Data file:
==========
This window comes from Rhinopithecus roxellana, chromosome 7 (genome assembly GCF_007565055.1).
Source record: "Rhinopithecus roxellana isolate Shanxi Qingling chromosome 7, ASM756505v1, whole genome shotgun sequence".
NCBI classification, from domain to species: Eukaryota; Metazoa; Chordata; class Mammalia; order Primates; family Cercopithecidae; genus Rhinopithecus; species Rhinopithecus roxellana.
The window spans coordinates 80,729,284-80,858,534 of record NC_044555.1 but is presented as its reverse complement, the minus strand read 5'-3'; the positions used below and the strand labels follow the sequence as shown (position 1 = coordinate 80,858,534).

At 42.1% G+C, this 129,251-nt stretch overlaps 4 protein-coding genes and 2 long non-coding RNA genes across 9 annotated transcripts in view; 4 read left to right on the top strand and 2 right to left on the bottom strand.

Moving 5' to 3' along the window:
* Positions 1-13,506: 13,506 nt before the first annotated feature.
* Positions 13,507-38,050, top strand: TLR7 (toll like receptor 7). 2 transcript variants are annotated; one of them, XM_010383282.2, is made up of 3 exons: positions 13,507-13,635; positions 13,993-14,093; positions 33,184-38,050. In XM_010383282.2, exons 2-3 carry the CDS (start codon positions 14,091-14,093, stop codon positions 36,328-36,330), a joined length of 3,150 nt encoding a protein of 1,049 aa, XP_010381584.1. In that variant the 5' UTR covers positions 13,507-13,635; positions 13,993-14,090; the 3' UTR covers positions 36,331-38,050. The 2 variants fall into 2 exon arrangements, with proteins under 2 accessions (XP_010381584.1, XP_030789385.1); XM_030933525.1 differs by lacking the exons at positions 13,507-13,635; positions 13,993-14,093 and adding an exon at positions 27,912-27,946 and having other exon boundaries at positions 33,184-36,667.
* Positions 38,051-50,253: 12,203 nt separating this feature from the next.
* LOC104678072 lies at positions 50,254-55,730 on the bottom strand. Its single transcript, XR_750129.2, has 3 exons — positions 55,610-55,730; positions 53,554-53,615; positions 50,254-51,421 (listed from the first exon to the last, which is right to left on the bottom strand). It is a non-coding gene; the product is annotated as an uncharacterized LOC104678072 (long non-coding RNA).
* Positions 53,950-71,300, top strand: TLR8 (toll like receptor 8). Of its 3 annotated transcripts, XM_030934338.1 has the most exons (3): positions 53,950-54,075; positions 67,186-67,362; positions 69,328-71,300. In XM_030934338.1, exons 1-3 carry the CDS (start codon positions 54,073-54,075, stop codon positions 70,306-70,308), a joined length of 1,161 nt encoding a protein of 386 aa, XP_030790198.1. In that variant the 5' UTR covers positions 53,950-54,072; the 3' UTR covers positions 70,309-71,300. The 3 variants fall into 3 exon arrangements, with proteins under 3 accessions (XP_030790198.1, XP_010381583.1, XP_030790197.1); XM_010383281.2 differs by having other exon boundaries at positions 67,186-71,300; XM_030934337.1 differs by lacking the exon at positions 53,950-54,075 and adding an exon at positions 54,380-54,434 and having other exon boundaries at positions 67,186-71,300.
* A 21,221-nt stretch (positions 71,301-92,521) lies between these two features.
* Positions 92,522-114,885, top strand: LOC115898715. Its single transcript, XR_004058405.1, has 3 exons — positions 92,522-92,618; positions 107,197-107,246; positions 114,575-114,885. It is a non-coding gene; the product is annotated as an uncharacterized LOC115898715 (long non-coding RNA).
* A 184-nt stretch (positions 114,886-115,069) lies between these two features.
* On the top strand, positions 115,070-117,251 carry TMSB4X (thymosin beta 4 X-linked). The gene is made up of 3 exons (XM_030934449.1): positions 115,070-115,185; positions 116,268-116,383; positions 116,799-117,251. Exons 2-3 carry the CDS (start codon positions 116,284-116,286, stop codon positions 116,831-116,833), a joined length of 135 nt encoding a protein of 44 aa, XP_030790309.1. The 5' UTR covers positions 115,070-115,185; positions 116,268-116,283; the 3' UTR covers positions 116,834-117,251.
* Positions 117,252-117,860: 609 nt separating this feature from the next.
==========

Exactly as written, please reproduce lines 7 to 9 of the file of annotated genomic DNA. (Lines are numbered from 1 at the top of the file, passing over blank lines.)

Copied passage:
* Positions 1-13,506: 13,506 nt before the first annotated feature.
* Positions 13,507-38,050, top strand: TLR7 (toll like receptor 7). 2 transcript variants are annotated; one of them, XM_010383282.2, is made up of 3 exons: positions 13,507-13,635; positions 13,993-14,093; positions 33,184-38,050. In XM_010383282.2, exons 2-3 carry the CDS (start codon positions 14,091-14,093, stop codon positions 36,328-36,330), a joined length of 3,150 nt encoding a protein of 1,049 aa, XP_010381584.1. In that variant the 5' UTR covers positions 13,507-13,635; positions 13,993-14,090; the 3' UTR covers positions 36,331-38,050. The 2 variants fall into 2 exon arrangements, with proteins under 2 accessions (XP_010381584.1, XP_030789385.1); XM_030933525.1 differs by lacking the exons at positions 13,507-13,635; positions 13,993-14,093 and adding an exon at positions 27,912-27,946 and having other exon boundaries at positions 33,184-36,667.
* Positions 38,051-50,253: 12,203 nt separating this feature from the next.